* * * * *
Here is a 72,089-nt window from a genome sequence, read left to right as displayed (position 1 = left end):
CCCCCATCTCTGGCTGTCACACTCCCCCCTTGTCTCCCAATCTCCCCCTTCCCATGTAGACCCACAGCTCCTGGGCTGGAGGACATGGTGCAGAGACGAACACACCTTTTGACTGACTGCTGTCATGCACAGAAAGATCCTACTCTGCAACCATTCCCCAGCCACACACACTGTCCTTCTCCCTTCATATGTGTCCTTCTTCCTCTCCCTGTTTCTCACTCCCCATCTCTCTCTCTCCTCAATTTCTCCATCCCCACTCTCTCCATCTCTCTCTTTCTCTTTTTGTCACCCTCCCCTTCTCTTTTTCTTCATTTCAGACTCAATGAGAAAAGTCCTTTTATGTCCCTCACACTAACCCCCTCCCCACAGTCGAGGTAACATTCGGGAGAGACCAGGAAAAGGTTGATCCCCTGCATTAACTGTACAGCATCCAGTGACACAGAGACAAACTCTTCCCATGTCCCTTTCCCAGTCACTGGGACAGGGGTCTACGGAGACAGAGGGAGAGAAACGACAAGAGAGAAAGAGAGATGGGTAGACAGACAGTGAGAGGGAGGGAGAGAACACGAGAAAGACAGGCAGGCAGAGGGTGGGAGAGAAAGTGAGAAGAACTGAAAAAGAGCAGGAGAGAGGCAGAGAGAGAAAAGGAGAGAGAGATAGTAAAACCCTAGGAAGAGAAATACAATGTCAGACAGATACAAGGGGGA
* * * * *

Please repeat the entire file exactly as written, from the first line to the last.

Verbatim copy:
Here is a 72,089-nt window from a genome sequence, read left to right as displayed (position 1 = left end):
CCCCCATCTCTGGCTGTCACACTCCCCCCTTGTCTCCCAATCTCCCCCTTCCCATGTAGACCCACAGCTCCTGGGCTGGAGGACATGGTGCAGAGACGAACACACCTTTTGACTGACTGCTGTCATGCACAGAAAGATCCTACTCTGCAACCATTCCCCAGCCACACACACTGTCCTTCTCCCTTCATATGTGTCCTTCTTCCTCTCCCTGTTTCTCACTCCCCATCTCTCTCTCTCCTCAATTTCTCCATCCCCACTCTCTCCATCTCTCTCTTTCTCTTTTTGTCACCCTCCCCTTCTCTTTTTCTTCATTTCAGACTCAATGAGAAAAGTCCTTTTATGTCCCTCACACTAACCCCCTCCCCACAGTCGAGGTAACATTCGGGAGAGACCAGGAAAAGGTTGATCCCCTGCATTAACTGTACAGCATCCAGTGACACAGAGACAAACTCTTCCCATGTCCCTTTCCCAGTCACTGGGACAGGGGTCTACGGAGACAGAGGGAGAGAAACGACAAGAGAGAAAGAGAGATGGGTAGACAGACAGTGAGAGGGAGGGAGAGAACACGAGAAAGACAGGCAGGCAGAGGGTGGGAGAGAAAGTGAGAAGAACTGAAAAAGAGCAGGAGAGAGGCAGAGAGAGAAAAGGAGAGAGAGATAGTAAAACCCTAGGAAGAGAAATACAATGTCAGACAGATACAAGGGGGA